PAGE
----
51,031
pets' lives saved since becoming no-kill in
January 2002

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Richmond SPCA

Robins-Starr
Humane Center

2519 Hermitage Road
Richmond, VA 23220
804-521-1300

Adoption Hours
Mon. 12 p.m. to 5 p.m.
Tue. - Fri. 12 p.m. to 7 p.m.
Sat. 11 a.m. to 6 p.m.
Sun. 12 p.m. to 5 p.m.
 
Lora Robins Gift Shop Hours
Mon. 12 p.m. to 5 p.m.
Tue. - Fri. 12 p.m. to 7 p.m.
Sat. 11 a.m. to 6 p.m.
Sun. 12 p.m. to 5 p.m.

Donation Drop Off Hours
Mon. 8 a.m. to 5 p.m.
Tue. - Fri. 8 a.m. to 7 p.m.
Sat. 11 a.m. to 6 p.m.
Sun. 12 p.m. to 5 p.m.

Susan M. Markel
Veterinary Hospital

Mon. - Fri. 8 a.m. to 6 p.m.

Admissions Hours
Mon. - Fri. by appointment.

Administrative Hours
Mon. - Fri. 8 a.m. to 5 p.m.
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ceo purrspective

October 2004

Dear Friend and Supporter:

If you are over forty, I don’t have to tell you that aging is not a lot of fun. While there are some good things that come along with it – greater financial security, a sense of confidence and certainty about who you are and what matters to you in life, a better perspective on the small aggravations of daily life – the weakening of the body that you have always relied on is frustrating. We all know that we will get old and we all hope that our family and friends may be relied upon to support us through our later years. We also know that, despite the lessening of our physical capabilities, there are lots of wonderful things that we can look forward to having the time to do in our senior years.

Our pets are no different. I have loved a number of pets through the last years of their lives. I happen to adore older pets. They are sweeter, calmer and more loving than at any other time of their lives. I truly believe that, like people, they come to understand with greater clarity what really matters and they spend more of their time letting us know that. When they become sick and extremely aged, it is very painful to watch. I will never forget holding my beloved cat, Smokey, as she died and sobbing over her. But, with time and a little perspective, we realize that it is all part of the cycle of life. They give us such love and joy during life and then we must be their loving family to support and comfort them through the end.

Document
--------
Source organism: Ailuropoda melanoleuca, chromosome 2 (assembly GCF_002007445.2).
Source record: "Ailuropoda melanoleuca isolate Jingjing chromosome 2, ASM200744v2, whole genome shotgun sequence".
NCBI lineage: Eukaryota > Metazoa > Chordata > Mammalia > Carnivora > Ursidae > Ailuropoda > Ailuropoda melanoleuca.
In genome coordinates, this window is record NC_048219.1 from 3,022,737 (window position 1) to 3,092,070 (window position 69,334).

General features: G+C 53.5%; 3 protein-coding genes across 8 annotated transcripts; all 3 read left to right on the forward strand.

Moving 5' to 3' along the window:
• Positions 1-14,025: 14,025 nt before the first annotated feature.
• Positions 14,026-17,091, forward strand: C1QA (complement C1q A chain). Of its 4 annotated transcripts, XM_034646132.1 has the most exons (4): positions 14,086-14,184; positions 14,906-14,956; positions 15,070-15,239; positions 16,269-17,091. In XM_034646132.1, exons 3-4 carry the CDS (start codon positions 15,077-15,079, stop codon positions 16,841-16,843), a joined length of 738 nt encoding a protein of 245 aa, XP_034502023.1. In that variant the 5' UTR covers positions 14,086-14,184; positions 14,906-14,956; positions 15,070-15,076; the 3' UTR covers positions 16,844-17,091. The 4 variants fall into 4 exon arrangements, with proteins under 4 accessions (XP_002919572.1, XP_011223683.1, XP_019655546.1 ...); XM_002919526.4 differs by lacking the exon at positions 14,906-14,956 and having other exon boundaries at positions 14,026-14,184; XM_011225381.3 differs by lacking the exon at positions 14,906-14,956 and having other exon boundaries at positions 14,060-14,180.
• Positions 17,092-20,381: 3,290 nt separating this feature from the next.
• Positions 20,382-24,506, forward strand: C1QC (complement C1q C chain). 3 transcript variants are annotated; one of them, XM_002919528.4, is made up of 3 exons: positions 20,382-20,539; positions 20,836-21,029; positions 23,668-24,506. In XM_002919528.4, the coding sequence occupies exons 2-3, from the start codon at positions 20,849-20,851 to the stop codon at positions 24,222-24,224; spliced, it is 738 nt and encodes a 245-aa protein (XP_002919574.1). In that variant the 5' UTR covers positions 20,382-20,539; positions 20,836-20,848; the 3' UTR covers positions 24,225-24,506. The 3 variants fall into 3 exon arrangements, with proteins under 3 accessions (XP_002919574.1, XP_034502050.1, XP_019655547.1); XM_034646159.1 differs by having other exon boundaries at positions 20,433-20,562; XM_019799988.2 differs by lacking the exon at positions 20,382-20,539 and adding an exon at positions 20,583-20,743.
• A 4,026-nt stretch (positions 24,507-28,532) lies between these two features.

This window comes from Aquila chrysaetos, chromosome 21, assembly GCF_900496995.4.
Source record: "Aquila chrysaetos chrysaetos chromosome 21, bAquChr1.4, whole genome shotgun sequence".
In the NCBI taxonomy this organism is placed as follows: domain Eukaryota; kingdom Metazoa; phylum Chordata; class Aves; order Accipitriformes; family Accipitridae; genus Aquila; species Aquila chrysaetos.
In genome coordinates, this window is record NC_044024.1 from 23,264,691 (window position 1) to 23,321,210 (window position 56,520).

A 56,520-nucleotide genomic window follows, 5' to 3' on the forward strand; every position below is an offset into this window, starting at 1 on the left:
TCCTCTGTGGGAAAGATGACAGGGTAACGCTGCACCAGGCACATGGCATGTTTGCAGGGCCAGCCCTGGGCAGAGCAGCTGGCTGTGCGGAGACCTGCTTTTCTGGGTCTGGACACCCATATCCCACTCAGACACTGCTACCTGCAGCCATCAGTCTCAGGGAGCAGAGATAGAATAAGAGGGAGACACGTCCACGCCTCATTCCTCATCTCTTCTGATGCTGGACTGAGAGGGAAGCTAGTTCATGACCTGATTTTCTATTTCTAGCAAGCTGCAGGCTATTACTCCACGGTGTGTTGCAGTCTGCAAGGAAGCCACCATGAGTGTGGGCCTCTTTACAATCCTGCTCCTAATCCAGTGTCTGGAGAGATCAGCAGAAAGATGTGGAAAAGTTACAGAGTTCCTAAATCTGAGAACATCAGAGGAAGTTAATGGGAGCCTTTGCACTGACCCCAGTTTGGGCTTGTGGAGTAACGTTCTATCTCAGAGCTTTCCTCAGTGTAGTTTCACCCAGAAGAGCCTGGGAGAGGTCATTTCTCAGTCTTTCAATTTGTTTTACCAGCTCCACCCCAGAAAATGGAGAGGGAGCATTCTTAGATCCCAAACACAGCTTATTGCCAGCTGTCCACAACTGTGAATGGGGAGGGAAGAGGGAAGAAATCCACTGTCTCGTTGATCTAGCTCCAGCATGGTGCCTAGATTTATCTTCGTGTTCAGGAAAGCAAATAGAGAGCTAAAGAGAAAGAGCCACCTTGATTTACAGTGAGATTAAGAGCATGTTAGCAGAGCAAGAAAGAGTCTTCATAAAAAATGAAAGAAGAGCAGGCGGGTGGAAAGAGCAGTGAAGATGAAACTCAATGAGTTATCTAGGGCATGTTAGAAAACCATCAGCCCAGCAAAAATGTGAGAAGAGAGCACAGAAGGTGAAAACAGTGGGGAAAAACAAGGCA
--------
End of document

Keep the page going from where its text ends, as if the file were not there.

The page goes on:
At the Richmond SPCA, we have many people who seek to turn their pet into us because that pet has become old. They will couch their explanation in terms of the fact that the pet is not as reliable about his or her bathroom habits or the expense of the veterinary care is high. But the truth is that they are shrinking from dealing with the difficulties that come with their pet’s aging. This is a scenario that breaks my heart and that of all of our staff. We all love older animals, but we know that there is very little chance of that pet finding a new home. Adopters typically want a young pet that they will have many good years with. The truth is that, if the owner who has lived with that pet for the last dozen or so years is not willing to care for him or her, it is unreasonable for them to think that we are likely to find someone else who will do so. Yes, there are a few such wonderful people on this earth but not many.

And, so, I appeal to every one of you reading this. Help us to convince people that caring for a senior pet is one’s life’s important responsibilities. That pet has given his or her owner years of love and joy and companionship. It is now time for the owner to be a true friend back. The rewards of doing so are many – the pet will be even more of the loving companion that he or she was when younger. But the greatest reward is more profound – it is the deep sense of comfort, consolation and pride that you have when that pet leaves you and you rest assured that you were a truly loving pet guardian who gave all the love and tender care that you will hope to receive yourself when your time comes.


Sincerely,



Robin Robertson Starr
Chief Executive Officer